Title: Give the Drummer Some
Artist: Cindy Blackman Santana
Formats: CD, LP, Digital
Release date: September 18, 2020
Virtuoso drummer Cindy Blackman Santana is well-known for her versatility, especially in the realm of jazz and rock. A member of Lenny Kravitz’s band from 1992-2007, for the past decade she has been the regular touring drummer for Santana (and later married Carlos Santana). Heavily influenced by her mentor, the late drummer Tony Williams who initially rose to fame in the 1960s as a member of Miles Davis’ group, Cindy has extended and expanded his jazz-rock fusion legacy. On her new album, Give the Drummer Some, Cindy reaches new heights, on vocals and percussion, as she collaborates with four of the world’s top fusion guitarists: Carlos Santana, John McLaughlin, Kirk Hammett (Metallica), and Vernon Reid (Living Colour). Produced by Narada Michael Walden, the album was three years in the making, and the results are no less than spectacular.
Opening with an arrangement of John Lennon’s “Imagine,” Cindy covers the vocals and percussion while Carlos adds guitar embellishments, leading up to an emotional finale featuring a gospel-styled chorus of background singers. The instrumental “We Came to Play” is a tour de force highlighting the rhythmically complex interplay between Cindy and John McLaughlin. Bringing on the funk, the song “She’s Got It Goin’ On” perfectly describes the drummer as she sings, “from dusk til dawn she’s piling it on, knows just what to do, she’s quick she’s mean, a dancing machine, she floats into her groove.” The Miles Davis tribute, “Miles Away,” co-written and performed by Cindy and trumpeter Bill Ortiz, presents a more complex form of jazz-rock fusion, and stands apart from other tracks on the album. Cindy gets plenty of opportunity to showcase her formidable percussion chops on the solo-oriented tracks “Velocity,” “I Need a Drummer” and “Mother Earth,” and also shines on the soulful ballad, “You Don’t Want to Break My Heart,” made all the more intimate as Carlos’ answers through emotive guitar riffs.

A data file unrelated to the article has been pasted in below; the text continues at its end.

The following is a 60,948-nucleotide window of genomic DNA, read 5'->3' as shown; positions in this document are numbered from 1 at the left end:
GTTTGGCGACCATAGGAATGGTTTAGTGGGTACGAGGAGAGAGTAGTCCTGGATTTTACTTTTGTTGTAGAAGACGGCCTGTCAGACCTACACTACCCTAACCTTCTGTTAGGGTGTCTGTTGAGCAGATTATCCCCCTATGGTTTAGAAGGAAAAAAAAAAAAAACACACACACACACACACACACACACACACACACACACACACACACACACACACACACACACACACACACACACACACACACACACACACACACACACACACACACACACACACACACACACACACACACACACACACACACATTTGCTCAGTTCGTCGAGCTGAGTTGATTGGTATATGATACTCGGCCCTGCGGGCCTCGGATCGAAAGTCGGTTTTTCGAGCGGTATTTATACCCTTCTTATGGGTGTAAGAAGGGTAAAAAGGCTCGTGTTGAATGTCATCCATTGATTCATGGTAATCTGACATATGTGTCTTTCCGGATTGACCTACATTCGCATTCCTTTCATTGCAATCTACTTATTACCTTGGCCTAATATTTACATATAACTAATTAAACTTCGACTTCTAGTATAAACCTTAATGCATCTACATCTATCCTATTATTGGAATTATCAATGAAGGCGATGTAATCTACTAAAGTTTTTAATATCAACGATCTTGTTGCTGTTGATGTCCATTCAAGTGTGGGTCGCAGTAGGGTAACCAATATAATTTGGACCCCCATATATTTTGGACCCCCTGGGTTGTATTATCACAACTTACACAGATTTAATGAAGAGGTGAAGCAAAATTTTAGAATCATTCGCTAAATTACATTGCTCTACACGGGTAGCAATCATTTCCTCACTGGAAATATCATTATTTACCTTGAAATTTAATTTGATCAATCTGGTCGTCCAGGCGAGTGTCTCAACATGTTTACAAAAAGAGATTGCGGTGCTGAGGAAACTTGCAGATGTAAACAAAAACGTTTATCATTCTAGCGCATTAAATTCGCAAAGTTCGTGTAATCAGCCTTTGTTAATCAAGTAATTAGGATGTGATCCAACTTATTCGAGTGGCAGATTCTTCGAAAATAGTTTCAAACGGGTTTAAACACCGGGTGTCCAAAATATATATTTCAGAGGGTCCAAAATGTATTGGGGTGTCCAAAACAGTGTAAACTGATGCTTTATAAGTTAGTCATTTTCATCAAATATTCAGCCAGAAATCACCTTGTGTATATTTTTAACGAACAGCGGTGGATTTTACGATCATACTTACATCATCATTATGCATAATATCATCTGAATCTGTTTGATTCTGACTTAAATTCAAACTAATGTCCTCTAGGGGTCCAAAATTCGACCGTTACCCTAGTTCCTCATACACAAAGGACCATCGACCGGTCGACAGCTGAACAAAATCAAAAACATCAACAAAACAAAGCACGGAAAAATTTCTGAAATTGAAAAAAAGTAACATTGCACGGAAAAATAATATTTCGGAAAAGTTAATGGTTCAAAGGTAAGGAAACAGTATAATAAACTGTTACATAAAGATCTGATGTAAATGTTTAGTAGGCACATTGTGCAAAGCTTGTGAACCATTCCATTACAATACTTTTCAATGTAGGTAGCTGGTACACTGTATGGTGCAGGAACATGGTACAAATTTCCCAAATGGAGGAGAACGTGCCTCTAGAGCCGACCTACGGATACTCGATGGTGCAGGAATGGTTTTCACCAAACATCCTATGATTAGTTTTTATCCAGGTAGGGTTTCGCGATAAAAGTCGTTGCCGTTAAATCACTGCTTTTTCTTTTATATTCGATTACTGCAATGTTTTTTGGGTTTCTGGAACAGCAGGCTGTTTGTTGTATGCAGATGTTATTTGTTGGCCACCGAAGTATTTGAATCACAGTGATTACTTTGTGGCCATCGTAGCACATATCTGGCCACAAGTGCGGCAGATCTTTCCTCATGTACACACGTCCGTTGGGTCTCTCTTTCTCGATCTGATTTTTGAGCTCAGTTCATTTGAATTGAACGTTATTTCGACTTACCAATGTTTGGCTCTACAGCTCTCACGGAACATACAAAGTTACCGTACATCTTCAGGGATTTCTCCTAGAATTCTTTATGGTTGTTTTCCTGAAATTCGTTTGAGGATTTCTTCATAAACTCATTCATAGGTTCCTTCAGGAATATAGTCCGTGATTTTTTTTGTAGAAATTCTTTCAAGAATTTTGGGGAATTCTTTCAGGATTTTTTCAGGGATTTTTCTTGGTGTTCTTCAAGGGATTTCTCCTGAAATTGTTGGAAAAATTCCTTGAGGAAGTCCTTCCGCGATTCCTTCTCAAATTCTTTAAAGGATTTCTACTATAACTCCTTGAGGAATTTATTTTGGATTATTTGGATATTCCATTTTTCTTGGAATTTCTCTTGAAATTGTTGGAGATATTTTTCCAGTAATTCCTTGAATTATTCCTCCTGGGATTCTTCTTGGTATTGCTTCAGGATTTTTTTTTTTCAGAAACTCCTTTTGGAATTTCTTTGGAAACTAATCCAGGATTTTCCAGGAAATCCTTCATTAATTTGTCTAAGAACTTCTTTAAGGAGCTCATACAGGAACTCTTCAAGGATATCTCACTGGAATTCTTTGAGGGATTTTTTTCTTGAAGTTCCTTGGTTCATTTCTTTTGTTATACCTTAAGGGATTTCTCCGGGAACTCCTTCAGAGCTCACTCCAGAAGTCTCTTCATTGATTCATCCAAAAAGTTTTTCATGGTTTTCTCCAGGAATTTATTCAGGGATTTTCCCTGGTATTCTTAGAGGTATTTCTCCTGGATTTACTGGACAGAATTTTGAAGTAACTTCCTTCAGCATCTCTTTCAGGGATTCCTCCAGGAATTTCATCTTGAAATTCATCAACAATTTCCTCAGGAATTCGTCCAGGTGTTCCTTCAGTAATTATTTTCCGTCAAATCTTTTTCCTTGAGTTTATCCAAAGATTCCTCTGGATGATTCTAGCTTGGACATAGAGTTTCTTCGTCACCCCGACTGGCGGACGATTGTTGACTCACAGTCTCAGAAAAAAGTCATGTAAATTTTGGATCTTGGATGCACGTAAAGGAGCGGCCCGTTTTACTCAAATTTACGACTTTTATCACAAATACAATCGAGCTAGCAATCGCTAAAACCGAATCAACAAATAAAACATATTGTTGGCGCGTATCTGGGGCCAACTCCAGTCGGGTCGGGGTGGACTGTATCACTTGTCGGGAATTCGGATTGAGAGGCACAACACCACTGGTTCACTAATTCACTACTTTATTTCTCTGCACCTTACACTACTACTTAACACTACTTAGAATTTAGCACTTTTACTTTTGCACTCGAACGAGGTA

Other album highlights include the hard rock “Evolution Revolution” featuring the dueling guitars of Hammett and Reid, and the super funky song “Superbad,” an off-the charts performance by Cindy and McLaughlin with plenty of shredding as they channel the Godfather of funk himself. Last but certainly not least, there are two notable socially conscious tracks. “Change Is In Your Hands” and “Social Justice” switches things up Public Enemy style, with a hip hop oriented production and rapping by Santana’s Andy Vargas. Concluding with the soulful sounds of “Black Pearl,” written by Carlos, the album drifts away on a mellow groove, with Carlos and Reid trading distorted guitar licks as Cindy stays in the pocket and propels the track to the finish line.
Give the Drummer Some is a must have for any fan of jazz-rock fusion, and a fitting showcase for Cindy Blackman Santana, arguably one of the world’s leading female drummers.
Reviewed by Brenda Nelson-Strauss